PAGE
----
Les Liaisons Dangereuses scandalized France when it was published, in 1782. The novel is told in a series of letters between two nobles; the Vicomte de Valmont and the Marquise de Merteuil. These two take pleasure in seducing others and corrupting them, but Merteuil we feel is the true villain. She has created a position and reputation for herself which she uses to ensnare men. The novel is set in motion when Merteuil is rejected by her latest lover. By the end of the novel, Merteuil has had her revenge but used several innocent people to get it. Valmont dies in a duel engineered by Merteuil, and for a moment it seems she has swept the board of all rivals. However, the dying Valmont reveals Merteuil’s true character and her reputation is destroyed. Fleeing the scandal she succumbs to a smallpox infection that robs her of the beauty she used to inflict so much pain.
I should make it clear that this entry refers to the fictional Livia of Robert Graves’ I, Claudius and not the historical Livia Drusilla. In the book, Livia, wife of the Emperor Augustus, is the scheming power behind the throne in ancient Rome. Every move Livia makes is to ensure that her son Tiberius will become Emperor after Augustus, and that the republic will never be restored. To do this there is no one she will not stoop to destroy, if they stand in her way. Livia has her step daughter, Julia, banished and all of Julia’s sons killed. She is the archetypal wicked step-mother. Livia has spies everywhere and can kill by proxy anywhere in the Roman world. Why has she done all this? So that one day she will be made a Goddess and enjoy a pleasant afterlife. What is terrifying about Livia is that she does make the Empire function efficiently, and it is only after her death that the system breaks down. Is her cold ruthlessness necessary for all good leaders? Whatever the answer, Livia is taken up to heaven as the Goddess Augusta.
Lady Macbeth is the villainess of ambition. When Macbeth falters in his willingness to kill King Duncan, it is Lady Macbeth who pushes him to it by questioning his manhood. She calls out to be unsexed that she may do the act and says she would kill her own baby if she had sworn to do it like him. It is Lady Macbeth’s overpowering ambition which drives the plot. Once the treason is committed, however, Lady Macbeth is diminished. She has infected her husband with her ambition and now he has become cruel and disappointed with his crown. Lady Macbeth is destroyed by her ambition as it drives her mad, the blood staining her hands cannot be washed off and the stench of death clings to her. Her ultimate reward is death, probably by suicide, and the words of the husband she created. “She should have died hereafter.”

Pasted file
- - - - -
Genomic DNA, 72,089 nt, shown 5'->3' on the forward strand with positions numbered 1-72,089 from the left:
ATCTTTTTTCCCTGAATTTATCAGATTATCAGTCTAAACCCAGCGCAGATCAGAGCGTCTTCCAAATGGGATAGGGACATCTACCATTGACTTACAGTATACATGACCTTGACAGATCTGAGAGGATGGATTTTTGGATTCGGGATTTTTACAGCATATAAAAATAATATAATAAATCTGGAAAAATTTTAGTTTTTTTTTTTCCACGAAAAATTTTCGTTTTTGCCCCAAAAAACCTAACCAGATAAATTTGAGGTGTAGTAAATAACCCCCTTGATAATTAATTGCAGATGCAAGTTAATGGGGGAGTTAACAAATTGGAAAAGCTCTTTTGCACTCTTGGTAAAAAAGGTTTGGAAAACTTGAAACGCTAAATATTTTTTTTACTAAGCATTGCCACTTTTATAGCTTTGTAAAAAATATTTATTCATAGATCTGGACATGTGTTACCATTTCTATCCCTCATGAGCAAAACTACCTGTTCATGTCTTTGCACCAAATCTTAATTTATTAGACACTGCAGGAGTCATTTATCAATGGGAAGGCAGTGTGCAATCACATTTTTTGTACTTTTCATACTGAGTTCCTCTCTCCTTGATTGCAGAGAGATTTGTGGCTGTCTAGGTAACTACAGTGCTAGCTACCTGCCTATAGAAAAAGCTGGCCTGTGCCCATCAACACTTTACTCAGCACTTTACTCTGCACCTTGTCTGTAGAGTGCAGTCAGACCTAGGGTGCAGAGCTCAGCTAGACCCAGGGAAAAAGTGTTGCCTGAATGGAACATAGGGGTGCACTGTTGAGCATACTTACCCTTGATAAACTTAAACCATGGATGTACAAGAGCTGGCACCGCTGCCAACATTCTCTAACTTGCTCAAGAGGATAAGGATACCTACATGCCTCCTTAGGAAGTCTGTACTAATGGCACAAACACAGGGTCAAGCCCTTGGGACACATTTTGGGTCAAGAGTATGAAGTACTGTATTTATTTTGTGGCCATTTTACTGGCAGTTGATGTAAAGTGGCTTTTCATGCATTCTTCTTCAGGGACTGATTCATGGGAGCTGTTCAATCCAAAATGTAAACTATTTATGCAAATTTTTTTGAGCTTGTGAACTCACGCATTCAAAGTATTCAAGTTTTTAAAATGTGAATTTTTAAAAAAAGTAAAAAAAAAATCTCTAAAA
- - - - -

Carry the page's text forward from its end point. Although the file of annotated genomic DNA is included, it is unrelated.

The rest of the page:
Lady de Winter, also simply called Milady, is the most visible antagonist in The Three Musketeers. She is clever, beautiful and cunning. The cause of her villainy is love gone wrong. As a youth she loved a priest and together they planned to flee. Caught with stolen property, she was physically branded with the fleur-de-lis to show her crime forever. Later, after marrying her, Athos discovers the mark and takes her for a gold-digger. In a rage he hangs her, but she survives the ordeal. Turning her back on love, which has cost her dearly, she uses her talents to spy for Cardinal Richelieu. Over the course of the novel she shows herself to be self-created by adopting a number of identities. Milady is not afraid to kill to further her ends and never repents of her actions. Her death by beheading is brutal and follows a trial by her enemies. However, could the musketeers trust any court not to be charmed by Milady?
I will focus on the character of Medea as shown in Euripides’ play. Medea is a princess of Colchis and aids Jason in his hunt for the Golden Fleece. In that adventure she shows herself to be a powerful witch, and ruthless to boot. When the ship she and Jason are escaping on is pursued by her father, Medea chops her own brother up and tosses the pieces overboard so that her father will stop the hunt to pick up his butchered son. Jason and Medea marry and have children. When Euripides’ play starts, Medea has just been abandoned by Jason so that he may marry another woman to become King of Corinth. Medea is – to say the least – displeased. The tragedy concerns the attempts of people to dissuade her from her revenge and failing. As a foreigner in Greece, Medea feels completely alone, so she takes punishment into her own hands. She sends poisoned robes to Jason’s new bride and both the princess and her father, Creon, are killed. Since Medea cannot hurt Jason directly she murders her own children so she can taunt him with their bodies. While most villains end their narrative defeated, Medea ends the play triumphantly riding off on a chariot pulled by dragons. To paraphrase J.K Rowling, whose Umbridge starts this list: Medea may be evil, but you cannot deny she has style.